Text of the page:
Sunday, September 27, 2020

Professor D.T. Cole (1922 – 2018)

Life is strange ÔÇô strange indeed. Professor Desmond Cole is dead. I received the news on Monday August 6th, 2018 from a friend about his passing. A short one line note about his death appears on the University of the Witwatersrand alumni page. No he didn’t die recently. He died quietly on May 25th, 2018 away from the public eye and pomp. How does one who has done so much for Setswana linguistics, lexicography and botany slip away quietly from the wider academic community, his international admirers and friends.

I first came in contact with the seminal work of DT Cole as a University of Botswana undergraduate. At the time I was reading for a Bachelor of Arts in Humanities and was taking classes in French, African Languages and Literature and English. His work that towers all is An Introduction to Tswana Grammar (Longman: Cape Town, 1955) which for over sixty years has remained the definitive text on Setswana morphology. The fact that the text was his MA thesis (1952) under the supervision of the celebrated Bantuist Professor Clement Doke is most remarkable. Cole was appointed Professor and Head of Department at an impressive age of 32. He retired from the University at the end of 1982 having contributed extensively to Bantu studies.

I first met Professor DT Cole during the editorial stage of the Macmillan Setswana and English Illustrated Dictionary (2011) which he authored with Lally Moncho-Warren. Our meeting was in Johannesburg at the Royal Bafokeng Holdings (RBH) around 2010. I was brought in by the RBH to advise on some lexicographic and orthographic issues of the dictionary. Some of the controversial issues included the spelling of words that appeared in the draft dictionary such as mpsa ‘dog’, mpshe ‘ostrich’, mpsheretlhe ‘longbilled bird’ and others. These words’ spelling violated modern Setswana orthography of both Botswana and South Africa. The spellings were not a mistake on the side of Cole. He believed Setswana was supposed to be written in that manner and stubbornly maintained a spelling system which didn’t occur in Setswana orthographies. Other issues included the stem based approach used by DT Cole. To illustrate, in the dictionary the word selepe ‘axe’ is entered as ÔÇôlepe under the [L] part of the dictionary. So if you looked for selepe under [S] you wouldn’t find it and you may think that the dictionary had left the word out completely. The words mola ‘line’, bola ‘divining bones’ or lela ‘intestine’ are all entered in the dictionary as -la under [L]. This stem-based approach has been condemned by many members of the African Association for Lexicography as not user friendly since it expects the user to possess an advanced knowledge of Setswana/Bantu morphology. The stem based approach is theoretically interesting and lumps related words together. But DT Cole believed in a stem based system of entering words in a dictionary. One of his earlier publications Setswana-Animals and Plants is also stem based. While in the foreword of this dictionary, L.W. Lanham notes that “[t]he author of this remarkable book eschews the label “dictionary” for it, preferring to identify it as a “lesser listing of vocabulary” (Cole 1995: ix) the work is a specialised bilingual dictionary, Setswana to English and English to Setswana with some of the entries included with their Latin names. The dictionary is published by the Botswana Society and is the first of its kind.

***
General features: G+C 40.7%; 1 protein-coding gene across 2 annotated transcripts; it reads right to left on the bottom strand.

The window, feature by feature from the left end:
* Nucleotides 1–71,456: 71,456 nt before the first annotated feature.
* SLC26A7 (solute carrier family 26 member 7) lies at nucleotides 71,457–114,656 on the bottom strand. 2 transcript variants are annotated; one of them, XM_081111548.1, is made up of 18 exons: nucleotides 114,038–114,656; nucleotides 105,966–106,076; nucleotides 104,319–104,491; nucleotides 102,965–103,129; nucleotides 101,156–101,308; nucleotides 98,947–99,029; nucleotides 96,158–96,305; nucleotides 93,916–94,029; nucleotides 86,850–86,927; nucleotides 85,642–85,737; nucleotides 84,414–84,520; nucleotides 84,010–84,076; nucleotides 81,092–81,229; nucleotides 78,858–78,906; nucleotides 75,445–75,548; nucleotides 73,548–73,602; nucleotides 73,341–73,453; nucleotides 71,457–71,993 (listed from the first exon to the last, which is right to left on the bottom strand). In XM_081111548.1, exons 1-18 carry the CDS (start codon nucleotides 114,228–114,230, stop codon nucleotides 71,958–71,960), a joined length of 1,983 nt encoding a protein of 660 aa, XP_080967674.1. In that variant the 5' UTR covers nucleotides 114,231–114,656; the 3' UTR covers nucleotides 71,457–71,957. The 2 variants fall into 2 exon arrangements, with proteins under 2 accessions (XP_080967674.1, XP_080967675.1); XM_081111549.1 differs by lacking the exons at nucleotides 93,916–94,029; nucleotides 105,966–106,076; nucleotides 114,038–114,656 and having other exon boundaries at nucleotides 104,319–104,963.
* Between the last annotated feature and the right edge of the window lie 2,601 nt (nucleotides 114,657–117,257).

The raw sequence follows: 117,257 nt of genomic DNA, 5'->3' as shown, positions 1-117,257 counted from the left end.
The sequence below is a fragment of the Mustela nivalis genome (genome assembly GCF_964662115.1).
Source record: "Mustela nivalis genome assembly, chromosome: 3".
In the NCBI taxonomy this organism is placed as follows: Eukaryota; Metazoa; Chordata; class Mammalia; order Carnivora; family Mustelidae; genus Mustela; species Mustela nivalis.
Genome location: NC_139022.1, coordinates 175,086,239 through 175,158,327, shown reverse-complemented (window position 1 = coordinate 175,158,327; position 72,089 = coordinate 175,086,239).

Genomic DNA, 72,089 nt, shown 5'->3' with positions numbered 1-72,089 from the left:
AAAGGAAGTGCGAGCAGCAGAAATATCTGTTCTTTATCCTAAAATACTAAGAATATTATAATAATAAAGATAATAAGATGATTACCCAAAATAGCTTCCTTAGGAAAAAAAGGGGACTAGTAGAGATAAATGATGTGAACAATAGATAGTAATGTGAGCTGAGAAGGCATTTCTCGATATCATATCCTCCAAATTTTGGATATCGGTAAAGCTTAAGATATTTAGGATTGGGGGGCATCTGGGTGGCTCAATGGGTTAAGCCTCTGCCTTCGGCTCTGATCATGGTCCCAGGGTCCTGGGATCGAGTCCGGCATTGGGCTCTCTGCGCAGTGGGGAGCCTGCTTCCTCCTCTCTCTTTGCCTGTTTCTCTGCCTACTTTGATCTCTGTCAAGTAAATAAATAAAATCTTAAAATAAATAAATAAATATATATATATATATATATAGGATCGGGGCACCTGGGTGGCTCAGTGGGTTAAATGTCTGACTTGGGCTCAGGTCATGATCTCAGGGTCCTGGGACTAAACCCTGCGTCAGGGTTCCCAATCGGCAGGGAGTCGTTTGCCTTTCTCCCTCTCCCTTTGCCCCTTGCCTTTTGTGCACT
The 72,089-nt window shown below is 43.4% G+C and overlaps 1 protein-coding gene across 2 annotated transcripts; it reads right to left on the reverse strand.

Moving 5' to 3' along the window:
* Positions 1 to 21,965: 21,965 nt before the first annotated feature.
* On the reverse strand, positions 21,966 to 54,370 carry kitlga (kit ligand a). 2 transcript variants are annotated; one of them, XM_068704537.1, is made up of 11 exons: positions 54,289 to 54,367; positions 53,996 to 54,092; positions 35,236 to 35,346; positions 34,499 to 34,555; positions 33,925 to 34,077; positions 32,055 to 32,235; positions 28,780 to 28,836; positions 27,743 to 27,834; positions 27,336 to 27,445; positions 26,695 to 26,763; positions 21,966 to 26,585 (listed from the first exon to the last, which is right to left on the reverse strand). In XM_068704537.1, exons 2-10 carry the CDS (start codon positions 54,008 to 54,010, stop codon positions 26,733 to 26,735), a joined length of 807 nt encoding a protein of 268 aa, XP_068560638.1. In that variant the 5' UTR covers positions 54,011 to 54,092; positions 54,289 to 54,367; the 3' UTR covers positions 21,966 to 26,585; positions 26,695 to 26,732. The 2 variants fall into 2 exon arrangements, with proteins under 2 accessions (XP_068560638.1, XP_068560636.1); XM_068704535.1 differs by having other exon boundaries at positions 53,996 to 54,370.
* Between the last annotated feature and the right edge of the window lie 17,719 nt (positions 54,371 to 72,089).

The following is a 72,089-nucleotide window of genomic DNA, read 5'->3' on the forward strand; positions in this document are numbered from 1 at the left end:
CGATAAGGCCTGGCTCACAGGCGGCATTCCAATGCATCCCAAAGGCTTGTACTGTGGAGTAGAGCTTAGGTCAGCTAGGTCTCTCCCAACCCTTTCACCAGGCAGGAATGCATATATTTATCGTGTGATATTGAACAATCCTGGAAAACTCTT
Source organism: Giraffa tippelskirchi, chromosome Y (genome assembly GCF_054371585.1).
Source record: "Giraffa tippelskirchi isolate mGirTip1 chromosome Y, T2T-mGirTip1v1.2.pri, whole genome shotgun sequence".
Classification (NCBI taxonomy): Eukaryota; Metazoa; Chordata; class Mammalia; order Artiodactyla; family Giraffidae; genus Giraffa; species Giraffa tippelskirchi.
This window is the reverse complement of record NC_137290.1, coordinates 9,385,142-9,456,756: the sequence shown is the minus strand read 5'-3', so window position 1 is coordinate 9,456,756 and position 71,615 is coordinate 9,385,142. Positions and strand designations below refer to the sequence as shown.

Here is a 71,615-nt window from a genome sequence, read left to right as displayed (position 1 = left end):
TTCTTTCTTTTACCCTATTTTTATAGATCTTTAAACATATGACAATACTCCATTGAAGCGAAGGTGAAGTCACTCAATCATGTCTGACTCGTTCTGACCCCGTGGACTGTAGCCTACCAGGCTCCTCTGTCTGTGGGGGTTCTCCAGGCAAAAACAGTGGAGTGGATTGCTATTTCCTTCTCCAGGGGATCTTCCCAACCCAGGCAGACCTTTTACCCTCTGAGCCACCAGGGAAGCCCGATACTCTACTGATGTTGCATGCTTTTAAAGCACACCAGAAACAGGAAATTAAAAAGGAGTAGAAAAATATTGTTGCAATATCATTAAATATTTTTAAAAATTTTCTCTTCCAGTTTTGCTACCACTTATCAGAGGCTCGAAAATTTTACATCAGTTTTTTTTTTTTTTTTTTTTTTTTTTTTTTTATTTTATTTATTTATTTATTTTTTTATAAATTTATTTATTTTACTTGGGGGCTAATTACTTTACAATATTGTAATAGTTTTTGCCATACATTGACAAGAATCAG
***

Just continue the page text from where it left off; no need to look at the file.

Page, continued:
The Macmillan Setswana and English Illustrated Dictionary represents a considerable amount of work and is the largest English Setswana dictionary. The dictionary is ‘intended for use by scholars and teachers at tertiary level, and in libraries’. The editor in chief of this dictionary, Mr Mareme is also probably right that ‘Learners in the new South African education system, especially those studying Life Sciences, Physics and Chemistry, will find this dictionary invaluable.’ The dictionary has a large collection of animals and plants names. This is not surprising since Des Cole has done some impressive work before on the Setswana plants and animals. This Setswana-English dictionary is a welcome development in the history of Setswana lexicography. Since 1875 less than 10 Setswana dictionaries have been compiled. This dictionary functions not only to document the Setswana language but also to provide a ready resource for many language research projects. There is no doubt that Des Cole’s contribution to the language is significant. What is perhaps surprising is that he didn’t produce this dictionary earlier.

To observe that Prof Cole has had an illustrious career as a linguist is an understatement. That he has stretched his research into the muddy waters of lexicography and botany is most impressive.

Professor Desmond Cole was born in Mafikeng on October 3rd, 1922 and was raised in Bechuanaland amongst the Barolong. He came from a humble family of cattle farmers who irked a living raising and selling cattle as well as keeping a village store. He matriculated at Christian Brother College in Kimberley in 1938. He was married to Naureen who contributed drawings to the dictionary. They spent the last years of Des in Lonehill, north of Johannesburg. The linguistics community has lost a giant. Tonight he sleeps peacefully, the same way he left this earth without any fanfare.


Read this week's paper

Sunday Standard September 27 – 3 October

Digital copy of Sunday Standard issue of September 27 - 3 October, 2020.